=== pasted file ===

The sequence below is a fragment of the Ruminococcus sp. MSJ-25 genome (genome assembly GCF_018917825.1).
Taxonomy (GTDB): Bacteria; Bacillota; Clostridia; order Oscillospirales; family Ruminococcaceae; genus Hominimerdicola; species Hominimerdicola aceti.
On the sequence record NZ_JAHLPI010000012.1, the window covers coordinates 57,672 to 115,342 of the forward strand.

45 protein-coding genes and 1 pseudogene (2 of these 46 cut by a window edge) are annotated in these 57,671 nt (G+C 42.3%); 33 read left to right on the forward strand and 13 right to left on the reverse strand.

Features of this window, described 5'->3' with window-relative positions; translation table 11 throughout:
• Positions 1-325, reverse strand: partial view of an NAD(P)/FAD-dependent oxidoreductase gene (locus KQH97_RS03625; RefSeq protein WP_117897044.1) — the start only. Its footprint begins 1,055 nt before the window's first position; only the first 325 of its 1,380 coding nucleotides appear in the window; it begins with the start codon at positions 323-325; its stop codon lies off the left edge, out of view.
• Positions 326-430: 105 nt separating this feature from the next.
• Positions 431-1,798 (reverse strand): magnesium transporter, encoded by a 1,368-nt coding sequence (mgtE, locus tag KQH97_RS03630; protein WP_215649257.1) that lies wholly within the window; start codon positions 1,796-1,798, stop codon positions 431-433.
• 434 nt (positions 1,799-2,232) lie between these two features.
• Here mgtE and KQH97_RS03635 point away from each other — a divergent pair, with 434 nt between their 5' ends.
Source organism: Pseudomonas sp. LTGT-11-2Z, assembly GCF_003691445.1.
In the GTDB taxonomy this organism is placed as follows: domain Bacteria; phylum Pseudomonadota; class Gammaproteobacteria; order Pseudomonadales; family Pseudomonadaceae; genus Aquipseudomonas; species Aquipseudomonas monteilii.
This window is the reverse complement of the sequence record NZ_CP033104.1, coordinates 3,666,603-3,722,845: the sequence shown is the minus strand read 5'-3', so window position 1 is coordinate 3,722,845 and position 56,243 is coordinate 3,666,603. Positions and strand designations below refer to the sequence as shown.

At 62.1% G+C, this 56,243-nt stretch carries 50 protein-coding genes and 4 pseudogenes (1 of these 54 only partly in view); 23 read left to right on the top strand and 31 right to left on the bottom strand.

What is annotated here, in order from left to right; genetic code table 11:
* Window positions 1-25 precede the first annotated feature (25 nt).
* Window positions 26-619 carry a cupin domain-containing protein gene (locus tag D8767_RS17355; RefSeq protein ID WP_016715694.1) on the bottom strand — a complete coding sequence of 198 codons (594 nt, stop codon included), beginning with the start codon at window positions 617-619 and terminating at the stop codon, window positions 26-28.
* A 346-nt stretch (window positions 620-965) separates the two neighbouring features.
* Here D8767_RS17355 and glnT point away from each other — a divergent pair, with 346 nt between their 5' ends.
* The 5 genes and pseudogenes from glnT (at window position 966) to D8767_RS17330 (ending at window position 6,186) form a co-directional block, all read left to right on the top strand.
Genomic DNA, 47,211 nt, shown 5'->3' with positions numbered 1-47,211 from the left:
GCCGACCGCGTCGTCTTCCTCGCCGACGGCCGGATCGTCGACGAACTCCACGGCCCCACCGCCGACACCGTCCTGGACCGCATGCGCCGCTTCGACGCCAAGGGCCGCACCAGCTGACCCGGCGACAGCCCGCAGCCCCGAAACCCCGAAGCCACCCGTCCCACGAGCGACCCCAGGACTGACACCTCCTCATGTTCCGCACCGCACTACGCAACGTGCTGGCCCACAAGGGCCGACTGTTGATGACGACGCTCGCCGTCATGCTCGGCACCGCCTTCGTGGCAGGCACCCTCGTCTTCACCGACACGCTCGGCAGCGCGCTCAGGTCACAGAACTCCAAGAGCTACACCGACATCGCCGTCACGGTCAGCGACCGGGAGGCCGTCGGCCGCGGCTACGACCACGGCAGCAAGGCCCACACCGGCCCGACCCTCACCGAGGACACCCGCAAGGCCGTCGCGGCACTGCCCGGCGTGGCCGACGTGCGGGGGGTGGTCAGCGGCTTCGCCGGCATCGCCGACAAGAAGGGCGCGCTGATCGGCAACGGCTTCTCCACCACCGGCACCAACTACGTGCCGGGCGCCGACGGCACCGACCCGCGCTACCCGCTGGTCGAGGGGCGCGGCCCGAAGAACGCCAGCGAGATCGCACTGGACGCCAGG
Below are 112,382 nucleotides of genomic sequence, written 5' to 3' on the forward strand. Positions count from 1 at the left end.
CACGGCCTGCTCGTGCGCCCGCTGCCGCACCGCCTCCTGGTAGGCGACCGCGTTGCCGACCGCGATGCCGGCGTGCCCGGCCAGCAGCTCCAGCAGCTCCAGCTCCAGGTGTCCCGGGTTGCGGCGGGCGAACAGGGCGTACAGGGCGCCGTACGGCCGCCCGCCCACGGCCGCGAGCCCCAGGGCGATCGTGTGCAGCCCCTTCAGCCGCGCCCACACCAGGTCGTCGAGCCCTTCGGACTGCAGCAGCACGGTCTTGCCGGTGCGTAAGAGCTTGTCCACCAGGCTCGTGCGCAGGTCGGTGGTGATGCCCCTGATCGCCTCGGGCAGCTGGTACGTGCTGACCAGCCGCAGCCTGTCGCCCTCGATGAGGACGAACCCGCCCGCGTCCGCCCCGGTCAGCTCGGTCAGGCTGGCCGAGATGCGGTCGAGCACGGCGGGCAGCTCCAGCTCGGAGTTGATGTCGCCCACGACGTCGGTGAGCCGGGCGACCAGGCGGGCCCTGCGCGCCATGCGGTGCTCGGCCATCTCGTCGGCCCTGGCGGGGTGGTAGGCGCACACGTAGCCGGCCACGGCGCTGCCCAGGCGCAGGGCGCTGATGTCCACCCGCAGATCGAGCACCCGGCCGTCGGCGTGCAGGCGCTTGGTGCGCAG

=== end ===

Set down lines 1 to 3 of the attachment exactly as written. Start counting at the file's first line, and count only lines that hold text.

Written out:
The sequence below is a fragment of the Ruminococcus sp. MSJ-25 genome (genome assembly GCF_018917825.1).
Taxonomy (GTDB): Bacteria; Bacillota; Clostridia; order Oscillospirales; family Ruminococcaceae; genus Hominimerdicola; species Hominimerdicola aceti.
On the sequence record NZ_JAHLPI010000012.1, the window covers coordinates 57,672 to 115,342 of the forward strand.